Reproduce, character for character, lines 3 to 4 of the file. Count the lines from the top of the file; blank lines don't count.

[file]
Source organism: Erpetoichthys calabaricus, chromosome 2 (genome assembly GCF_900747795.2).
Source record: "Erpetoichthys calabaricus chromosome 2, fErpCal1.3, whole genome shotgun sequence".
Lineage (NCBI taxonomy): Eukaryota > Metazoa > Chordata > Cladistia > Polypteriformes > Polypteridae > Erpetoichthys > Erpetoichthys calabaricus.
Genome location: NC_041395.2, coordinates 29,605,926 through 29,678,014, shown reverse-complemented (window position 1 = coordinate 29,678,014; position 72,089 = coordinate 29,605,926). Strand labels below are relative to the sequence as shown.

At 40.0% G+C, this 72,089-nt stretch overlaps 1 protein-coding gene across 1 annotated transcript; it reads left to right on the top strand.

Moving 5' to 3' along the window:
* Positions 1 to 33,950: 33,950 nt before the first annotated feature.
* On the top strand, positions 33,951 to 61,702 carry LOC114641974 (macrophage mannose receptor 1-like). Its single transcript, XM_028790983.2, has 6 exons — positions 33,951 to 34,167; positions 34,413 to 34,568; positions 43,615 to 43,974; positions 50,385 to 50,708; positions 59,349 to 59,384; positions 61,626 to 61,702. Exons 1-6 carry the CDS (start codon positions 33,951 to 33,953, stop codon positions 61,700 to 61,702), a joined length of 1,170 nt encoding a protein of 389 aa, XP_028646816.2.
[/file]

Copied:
Lineage (NCBI taxonomy): Eukaryota > Metazoa > Chordata > Cladistia > Polypteriformes > Polypteridae > Erpetoichthys > Erpetoichthys calabaricus.
Genome location: NC_041395.2, coordinates 29,605,926 through 29,678,014, shown reverse-complemented (window position 1 = coordinate 29,678,014; position 72,089 = coordinate 29,605,926). Strand labels below are relative to the sequence as shown.